What can we learn from the most successful products ever made? And more importantly, how do we define success? Rather than simply list the biggest selling products of all time, here we provide a run-down of products that not only sold millions but did so in unorthodox ways and completely changed the landscape of popular culture and their respective industries.
In terms of units sold, the PS2 was the more successful of the PlayStation consoles, but its predecessor paved the way and remains the most exciting thing to happen to modern day videogaming.
Released in 1994, the console introduced 3D to gaming and took everyone by surprise. Sony at the time was not even considered major competitors in console production. It sold 102 million units over the course of a decade, showing longevity that we often don’t tend to see with consoles as the hype and industry moves on. Add to that the list of legendary game franchises it launched – Tomb Raider, Crash Bandicoot, Tekken, Silent Hill, Final Fantasy, Metal Gear Solid to name just a few – it’s easy to see why it will go down in history as a gaming great.
Staying with the gaming theme, one of the defining success stories of the smartphone age is an odd little game involving rotund birds and pigs which turned into a global phenomenon complete with merchandise, film and cartoon series due to its simple, addictive gameplay and storyline.
First released in 2009, it remains the number one app of all time and has been downloaded more than 200 million times. Angry Birds’ success is tied to the iPhone (which we’ll hear more about next). The game developer, Rovio, was on the brink, and was taking a make or break punt on developing an app for the new gadget du jour from Apple. The Apple App Store would change the industry completely for companies like Rovio, dramatically reducing costs of developing software, paving the way for more time-consuming mobile games such as Candy Crush and Pokemon Go.
More than 10 years have passed since Apple launched the first iPhone, and it’s easy to forget that initial reactions were somewhat muted. Competitors such as Nokia and Blackberry collectively shrugged and industry press was less than blown away, with one critic even suggesting that Apple should pull the plug on it altogether.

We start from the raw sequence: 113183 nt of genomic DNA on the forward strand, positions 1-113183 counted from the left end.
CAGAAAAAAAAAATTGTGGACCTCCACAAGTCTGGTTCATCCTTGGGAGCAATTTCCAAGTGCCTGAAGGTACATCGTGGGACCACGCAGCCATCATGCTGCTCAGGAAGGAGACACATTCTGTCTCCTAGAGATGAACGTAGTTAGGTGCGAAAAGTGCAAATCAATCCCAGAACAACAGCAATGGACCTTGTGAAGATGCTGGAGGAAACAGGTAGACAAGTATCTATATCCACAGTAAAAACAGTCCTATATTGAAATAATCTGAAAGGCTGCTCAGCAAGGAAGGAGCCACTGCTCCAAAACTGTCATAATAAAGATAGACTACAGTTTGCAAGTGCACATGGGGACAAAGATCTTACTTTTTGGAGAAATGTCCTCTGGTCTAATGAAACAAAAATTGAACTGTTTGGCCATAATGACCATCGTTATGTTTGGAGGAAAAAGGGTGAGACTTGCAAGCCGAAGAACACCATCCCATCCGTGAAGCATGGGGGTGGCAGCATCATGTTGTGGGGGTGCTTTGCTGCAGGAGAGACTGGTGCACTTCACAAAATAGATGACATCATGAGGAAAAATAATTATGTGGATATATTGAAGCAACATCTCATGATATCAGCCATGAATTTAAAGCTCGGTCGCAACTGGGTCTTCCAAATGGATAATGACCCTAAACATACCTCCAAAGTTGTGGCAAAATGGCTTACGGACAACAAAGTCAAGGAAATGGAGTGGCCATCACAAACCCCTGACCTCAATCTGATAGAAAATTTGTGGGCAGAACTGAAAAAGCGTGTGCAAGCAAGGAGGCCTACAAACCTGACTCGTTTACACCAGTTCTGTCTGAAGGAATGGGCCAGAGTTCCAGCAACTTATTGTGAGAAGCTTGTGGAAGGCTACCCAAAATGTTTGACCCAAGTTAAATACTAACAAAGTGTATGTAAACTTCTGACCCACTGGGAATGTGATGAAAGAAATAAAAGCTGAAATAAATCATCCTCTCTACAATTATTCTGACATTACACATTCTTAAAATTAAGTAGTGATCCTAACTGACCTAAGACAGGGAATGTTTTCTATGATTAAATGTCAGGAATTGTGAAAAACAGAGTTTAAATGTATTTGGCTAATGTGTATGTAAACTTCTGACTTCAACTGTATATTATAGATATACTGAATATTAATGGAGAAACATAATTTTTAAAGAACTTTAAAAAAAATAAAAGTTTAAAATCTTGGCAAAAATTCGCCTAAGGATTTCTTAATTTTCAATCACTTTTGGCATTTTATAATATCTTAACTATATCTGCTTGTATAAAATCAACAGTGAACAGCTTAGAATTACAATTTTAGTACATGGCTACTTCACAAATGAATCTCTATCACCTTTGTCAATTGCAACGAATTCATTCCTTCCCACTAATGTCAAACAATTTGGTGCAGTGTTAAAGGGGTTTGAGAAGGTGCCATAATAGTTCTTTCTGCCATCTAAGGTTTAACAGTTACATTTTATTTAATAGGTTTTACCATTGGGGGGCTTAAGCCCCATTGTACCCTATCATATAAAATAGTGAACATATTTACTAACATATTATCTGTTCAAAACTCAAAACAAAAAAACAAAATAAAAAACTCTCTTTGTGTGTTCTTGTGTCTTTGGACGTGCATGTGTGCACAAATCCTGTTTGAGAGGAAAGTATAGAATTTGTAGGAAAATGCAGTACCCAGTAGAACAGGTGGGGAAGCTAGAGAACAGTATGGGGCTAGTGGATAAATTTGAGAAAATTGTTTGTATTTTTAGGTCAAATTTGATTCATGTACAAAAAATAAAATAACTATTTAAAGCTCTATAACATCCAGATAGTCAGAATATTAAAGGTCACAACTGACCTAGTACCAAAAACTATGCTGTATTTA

As we now know, it became not only a technological triumph but a pop culture phenomenon. Much has been written about the unique formula of design, innovation experience and marketing that made modern day Apple products so successful. The iPhone was disruptive in every way, from its exclusive propriety system, to the once instantly distinguishable white headphones; it created a cult of followers who remain evangelically devoted today.
The underwear brand is deserved of a place for becoming a billion-dollar business not just without any outside investment, but also without spending a single penny on traditional advertising.
How did founder Sara Blakely make Spanx the go-to control pants for millions of women all over the world? In short, they created a community through word of mouth. In an interview with Forbes, CEO Laurie Ann Goldman said “We had to spend money only on things that make money and advertising was esoteric. You couldn’t really measure the return you were going to get so we didn’t do it. The power of women discovering the brand from other women was actually a better strategy.”
Even though Spanx can very much afford to today, you still won’t see them advertising.